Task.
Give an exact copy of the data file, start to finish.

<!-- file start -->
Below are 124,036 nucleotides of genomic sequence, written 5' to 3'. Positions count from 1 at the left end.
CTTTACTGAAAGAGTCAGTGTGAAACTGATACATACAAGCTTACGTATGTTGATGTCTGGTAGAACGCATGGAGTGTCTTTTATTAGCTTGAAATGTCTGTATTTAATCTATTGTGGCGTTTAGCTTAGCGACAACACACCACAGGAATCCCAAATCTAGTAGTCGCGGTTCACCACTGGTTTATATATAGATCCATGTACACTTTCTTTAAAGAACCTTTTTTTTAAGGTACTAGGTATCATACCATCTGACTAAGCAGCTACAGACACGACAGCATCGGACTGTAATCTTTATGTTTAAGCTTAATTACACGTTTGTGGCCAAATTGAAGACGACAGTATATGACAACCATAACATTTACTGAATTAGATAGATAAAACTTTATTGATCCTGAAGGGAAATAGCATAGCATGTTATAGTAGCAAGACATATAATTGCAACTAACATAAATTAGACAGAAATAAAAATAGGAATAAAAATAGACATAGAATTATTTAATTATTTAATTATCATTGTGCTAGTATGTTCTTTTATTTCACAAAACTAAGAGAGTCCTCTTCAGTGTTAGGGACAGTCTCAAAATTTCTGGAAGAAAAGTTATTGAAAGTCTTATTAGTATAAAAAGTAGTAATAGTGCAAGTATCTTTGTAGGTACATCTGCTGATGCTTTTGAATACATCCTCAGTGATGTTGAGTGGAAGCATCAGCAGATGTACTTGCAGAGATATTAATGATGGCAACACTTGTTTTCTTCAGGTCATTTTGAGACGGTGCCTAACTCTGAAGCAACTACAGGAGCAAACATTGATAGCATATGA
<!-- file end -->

Below are 124,036 nucleotides of genomic sequence, written 5' to 3'. Positions count from 1 at the left end.
CTTTACTGAAAGAGTCAGTGTGAAACTGATACATACAAGCTTACGTATGTTGATGTCTGGTAGAACGCATGGAGTGTCTTTTATTAGCTTGAAATGTCTGTATTTAATCTATTGTGGCGTTTAGCTTAGCGACAACACACCACAGGAATCCCAAATCTAGTAGTCGCGGTTCACCACTGGTTTATATATAGATCCATGTACACTTTCTTTAAAGAACCTTTTTTTTAAGGTACTAGGTATCATACCATCTGACTAAGCAGCTACAGACACGACAGCATCGGACTGTAATCTTTATGTTTAAGCTTAATTACACGTTTGTGGCCAAATTGAAGACGACAGTATATGACAACCATAACATTTACTGAATTAGATAGATAAAACTTTATTGATCCTGAAGGGAAATAGCATAGCATGTTATAGTAGCAAGACATATAATTGCAACTAACATAAATTAGACAGAAATAAAAATAGGAATAAAAATAGACATAGAATTATTTAATTATTTAATTATCATTGTGCTAGTATGTTCTTTTATTTCACAAAACTAAGAGAGTCCTCTTCAGTGTTAGGGACAGTCTCAAAATTTCTGGAAGAAAAGTTATTGAAAGTCTTATTAGTATAAAAAGTAGTAATAGTGCAAGTATCTTTGTAGGTACATCTGCTGATGCTTTTGAATACATCCTCAGTGATGTTGAGTGGAAGCATCAGCAGATGTACTTGCAGAGATATTAATGATGGCAACACTTGTTTTCTTCAGGTCATTTTGAGACGGTGCCTAACTCTGAAGCAACTACAGGAGCAAACATTGATAGCATATGA